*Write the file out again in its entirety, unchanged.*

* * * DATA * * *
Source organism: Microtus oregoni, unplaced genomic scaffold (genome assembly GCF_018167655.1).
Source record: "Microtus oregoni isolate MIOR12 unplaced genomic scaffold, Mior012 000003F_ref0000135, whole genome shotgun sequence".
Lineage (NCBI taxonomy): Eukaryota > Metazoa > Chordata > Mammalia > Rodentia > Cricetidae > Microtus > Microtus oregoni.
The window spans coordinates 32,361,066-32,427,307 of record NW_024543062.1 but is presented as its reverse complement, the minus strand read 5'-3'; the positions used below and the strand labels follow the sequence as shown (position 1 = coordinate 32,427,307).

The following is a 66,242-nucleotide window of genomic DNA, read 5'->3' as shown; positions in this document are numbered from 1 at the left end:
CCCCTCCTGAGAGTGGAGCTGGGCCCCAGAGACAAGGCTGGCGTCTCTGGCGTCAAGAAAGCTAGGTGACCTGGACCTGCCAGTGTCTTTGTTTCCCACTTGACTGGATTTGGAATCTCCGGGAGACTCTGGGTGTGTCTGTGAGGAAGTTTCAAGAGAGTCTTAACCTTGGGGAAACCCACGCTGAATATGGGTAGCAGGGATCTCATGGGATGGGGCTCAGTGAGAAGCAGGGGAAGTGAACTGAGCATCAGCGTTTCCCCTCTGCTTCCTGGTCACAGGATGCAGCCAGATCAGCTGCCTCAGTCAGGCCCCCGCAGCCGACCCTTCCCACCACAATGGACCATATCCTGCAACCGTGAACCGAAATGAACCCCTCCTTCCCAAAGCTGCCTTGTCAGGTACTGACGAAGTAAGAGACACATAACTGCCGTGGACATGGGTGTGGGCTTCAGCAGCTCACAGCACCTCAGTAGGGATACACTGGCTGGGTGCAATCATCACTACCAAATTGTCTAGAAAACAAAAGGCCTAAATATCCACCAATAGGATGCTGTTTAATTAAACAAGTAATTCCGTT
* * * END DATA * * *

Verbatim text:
Source organism: Microtus oregoni, unplaced genomic scaffold (genome assembly GCF_018167655.1).
Source record: "Microtus oregoni isolate MIOR12 unplaced genomic scaffold, Mior012 000003F_ref0000135, whole genome shotgun sequence".
Lineage (NCBI taxonomy): Eukaryota > Metazoa > Chordata > Mammalia > Rodentia > Cricetidae > Microtus > Microtus oregoni.
The window spans coordinates 32,361,066-32,427,307 of record NW_024543062.1 but is presented as its reverse complement, the minus strand read 5'-3'; the positions used below and the strand labels follow the sequence as shown (position 1 = coordinate 32,427,307).

The following is a 66,242-nucleotide window of genomic DNA, read 5'->3' as shown; positions in this document are numbered from 1 at the left end:
CCCCTCCTGAGAGTGGAGCTGGGCCCCAGAGACAAGGCTGGCGTCTCTGGCGTCAAGAAAGCTAGGTGACCTGGACCTGCCAGTGTCTTTGTTTCCCACTTGACTGGATTTGGAATCTCCGGGAGACTCTGGGTGTGTCTGTGAGGAAGTTTCAAGAGAGTCTTAACCTTGGGGAAACCCACGCTGAATATGGGTAGCAGGGATCTCATGGGATGGGGCTCAGTGAGAAGCAGGGGAAGTGAACTGAGCATCAGCGTTTCCCCTCTGCTTCCTGGTCACAGGATGCAGCCAGATCAGCTGCCTCAGTCAGGCCCCCGCAGCCGACCCTTCCCACCACAATGGACCATATCCTGCAACCGTGAACCGAAATGAACCCCTCCTTCCCAAAGCTGCCTTGTCAGGTACTGACGAAGTAAGAGACACATAACTGCCGTGGACATGGGTGTGGGCTTCAGCAGCTCACAGCACCTCAGTAGGGATACACTGGCTGGGTGCAATCATCACTACCAAATTGTCTAGAAAACAAAAGGCCTAAATATCCACCAATAGGATGCTGTTTAATTAAACAAGTAATTCCGTT